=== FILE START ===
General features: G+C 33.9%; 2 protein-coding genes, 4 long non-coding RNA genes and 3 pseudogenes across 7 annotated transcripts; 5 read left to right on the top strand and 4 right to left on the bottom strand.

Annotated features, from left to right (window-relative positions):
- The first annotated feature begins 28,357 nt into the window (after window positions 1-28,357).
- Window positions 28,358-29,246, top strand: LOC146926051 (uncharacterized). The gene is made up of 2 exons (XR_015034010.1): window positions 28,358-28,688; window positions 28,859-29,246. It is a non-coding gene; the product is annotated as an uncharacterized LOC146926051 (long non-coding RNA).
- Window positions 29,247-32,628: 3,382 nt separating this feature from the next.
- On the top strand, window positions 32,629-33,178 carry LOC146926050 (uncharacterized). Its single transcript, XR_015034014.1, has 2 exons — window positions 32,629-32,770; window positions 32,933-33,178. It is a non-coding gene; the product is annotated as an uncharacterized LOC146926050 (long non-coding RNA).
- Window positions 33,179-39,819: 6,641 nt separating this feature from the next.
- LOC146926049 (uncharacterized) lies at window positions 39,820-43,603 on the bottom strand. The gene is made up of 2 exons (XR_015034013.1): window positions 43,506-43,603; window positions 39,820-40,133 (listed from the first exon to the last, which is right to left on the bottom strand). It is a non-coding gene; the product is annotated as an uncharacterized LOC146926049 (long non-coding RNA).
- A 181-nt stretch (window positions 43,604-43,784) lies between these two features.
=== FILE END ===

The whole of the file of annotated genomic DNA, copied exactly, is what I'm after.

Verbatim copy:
General features: G+C 33.9%; 2 protein-coding genes, 4 long non-coding RNA genes and 3 pseudogenes across 7 annotated transcripts; 5 read left to right on the top strand and 4 right to left on the bottom strand.

Annotated features, from left to right (window-relative positions):
- The first annotated feature begins 28,357 nt into the window (after window positions 1-28,357).
- Window positions 28,358-29,246, top strand: LOC146926051 (uncharacterized). The gene is made up of 2 exons (XR_015034010.1): window positions 28,358-28,688; window positions 28,859-29,246. It is a non-coding gene; the product is annotated as an uncharacterized LOC146926051 (long non-coding RNA).
- Window positions 29,247-32,628: 3,382 nt separating this feature from the next.
- On the top strand, window positions 32,629-33,178 carry LOC146926050 (uncharacterized). Its single transcript, XR_015034014.1, has 2 exons — window positions 32,629-32,770; window positions 32,933-33,178. It is a non-coding gene; the product is annotated as an uncharacterized LOC146926050 (long non-coding RNA).
- Window positions 33,179-39,819: 6,641 nt separating this feature from the next.
- LOC146926049 (uncharacterized) lies at window positions 39,820-43,603 on the bottom strand. The gene is made up of 2 exons (XR_015034013.1): window positions 43,506-43,603; window positions 39,820-40,133 (listed from the first exon to the last, which is right to left on the bottom strand). It is a non-coding gene; the product is annotated as an uncharacterized LOC146926049 (long non-coding RNA).
- A 181-nt stretch (window positions 43,604-43,784) lies between these two features.